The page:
A third method is provided in which an add-on connector is designed, which internally re-routes the bus connections of the plug-in connector 325, similarly to the first method described above. As illustrated by FIG. 5A, add-on connector 425 includes a receptor similar to that of backplane connector but also includes a plug-in head 426 similar to plug-in extension 325 of processor book 200. Thus, processor book 200 plugs into add-on connector 425 which is in turn plugged into system rack 300 via backplane connector 321. One implementation of plug in-connector 325 assumes utilization of a dumb connector (i.e., one with no logic components).

Another implementation provides a smart connector having logic for dynamic or manual selection. FIG. 5B illustrates some additional logic that may be included in plug in-connector 325. Notably, other implementations involving similar use of logic to enable the dynamic or manual selection may involve providing the logic within backplane connector 321, or add-on connector 425 (depending on the specific implementation)) to enable selection (dynamic or otherwise) of either regular routing via the ECBs (in a commercial workload processing system) to internalized re-routing required for a technical workload processor book. As shown, the connector includes a series of software-settable internal routing MUXes 427A and external routing MUXes 427B that each receive inputs from both the MCM ECBs of the processor book and the ECBs of adjacent processor books. Selection of particular inputs for each of the MUXes 427A, 427B determines whether the processor book will be configured for processing commercial workload or technical workloads.

During operation, a software signal may be generated that sets the internal routing MUXes 427A to select the MCM ECB inputs over the external ECB inputs as their outputs. Simultaneously, the external routing MUXes 427B are set to select the external ECBs inputs as their outputs. In this way, the re-routing of MCM ECBs according to the table is maintained while the eternal ECBs are routed to the next processor book on system rack 300. Connectivity among the other processor books on system rack 300 is maintained while the processor book operates as a technical processor book.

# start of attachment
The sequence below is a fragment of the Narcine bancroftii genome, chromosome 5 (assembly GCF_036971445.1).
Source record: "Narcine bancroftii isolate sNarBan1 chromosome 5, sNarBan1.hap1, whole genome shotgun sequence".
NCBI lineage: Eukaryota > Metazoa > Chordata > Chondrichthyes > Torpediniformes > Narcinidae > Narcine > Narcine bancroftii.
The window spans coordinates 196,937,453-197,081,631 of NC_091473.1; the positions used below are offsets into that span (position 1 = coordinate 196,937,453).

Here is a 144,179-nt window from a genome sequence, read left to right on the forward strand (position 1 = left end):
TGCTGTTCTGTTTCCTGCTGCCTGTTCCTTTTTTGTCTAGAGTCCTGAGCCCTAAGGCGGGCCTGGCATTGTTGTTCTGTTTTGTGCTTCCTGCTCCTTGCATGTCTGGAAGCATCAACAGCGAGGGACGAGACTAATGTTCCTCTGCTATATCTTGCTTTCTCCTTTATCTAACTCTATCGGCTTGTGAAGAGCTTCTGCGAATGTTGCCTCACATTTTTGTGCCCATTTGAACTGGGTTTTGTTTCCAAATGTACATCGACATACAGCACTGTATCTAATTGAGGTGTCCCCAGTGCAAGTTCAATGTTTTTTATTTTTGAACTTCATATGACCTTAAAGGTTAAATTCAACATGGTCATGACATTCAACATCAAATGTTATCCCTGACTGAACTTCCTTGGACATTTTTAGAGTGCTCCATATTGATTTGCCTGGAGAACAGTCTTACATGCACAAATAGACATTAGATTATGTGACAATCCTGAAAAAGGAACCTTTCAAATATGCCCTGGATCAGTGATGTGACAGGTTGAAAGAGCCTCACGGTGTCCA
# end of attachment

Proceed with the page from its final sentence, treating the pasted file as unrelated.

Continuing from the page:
Returning now to the illustrative embodiment of FIG. 3C, backplane connector 321 includes a selector mechanism 322, which may be a hardware latch that is set ‘on’ or ‘off’ by a user or a software latch settable by the hypervisor and/or other software. Selector mechanism 322 is utilized to set the method of connectivity within the connector to one that supports use of the attached processor book for commercial workload or one that supports use of the processor book for technical workloads.

The above implementation on the system rack 300 provides a commercial rack with a node dedicated to technical workload (i.e., high memory bandwidth operations). Because this may be completed at the customer level, the customer does not have to purchase a separate technical workload processor book in addition to the commercial workload processor books and rack already available. Thus for example, a customer with a 32 way commercial workload processing system can reconfigure the system into a 24 way commercial workload system and an 8-way technical workload system with very little effort, except perhaps the purchase of an add-on connector.

Logic Considerations

Control of the routing features of the technical processor book 400 is provided by built-in MCM routing logic 407 of each processor chip 401, 403, which includes a configuration selection mechanism 410. FIG. 4C provides a block diagram illustration of logic components of MCM routing logic 407. MCM routing logic 407 comprises at least three blocks of logic (i.e., code and required hardware) to route communications to and from each chip on processor book 200. More specifically, according to the illustrative embodiment, MCM routing logic 407 includes commercial routing logic 408A, for implementing the standard routing protocol for ECBs 209 when processor book 200 is configured to operate as a commercial processor book (as when attached to system rack 300), and MCM routing logic 407 includes separate technical routing logic 408B for implementing the routing protocol when processor book 400 is configured (i.e., wired as illustrated in FIGS. 4A and 4B) to operate as a technical processor book. Additionally, MCM routing logic 407 includes a selection mechanism (i.e., a mode bit or software settable latch) 410 that is set during set-up or power-on of the MCM chip or by the OS or system configurable firmware.

According to the illustrative embodiment, the programmer of the processor book selects which of the two controlling logic is activated by setting the selection mechanism 410 to a state (i.e., setting 1 or 0) corresponding to the desired configuration. Thus, selection mechanism 410 may be set to a first state (e.g., 0) that activates the routing logic utilized for a commercial processor book, or alternatively, selection mechanism 410 may be set to a second state (e.g., 1) that activates technical routing logic 408 a utilized for a technical processor book. In another embodiment, selection mechanism 410 is a latch that is set to a high or low value, each value corresponding respectively to a selection of technical routing logic 408 a or commercial routing logic 408 b.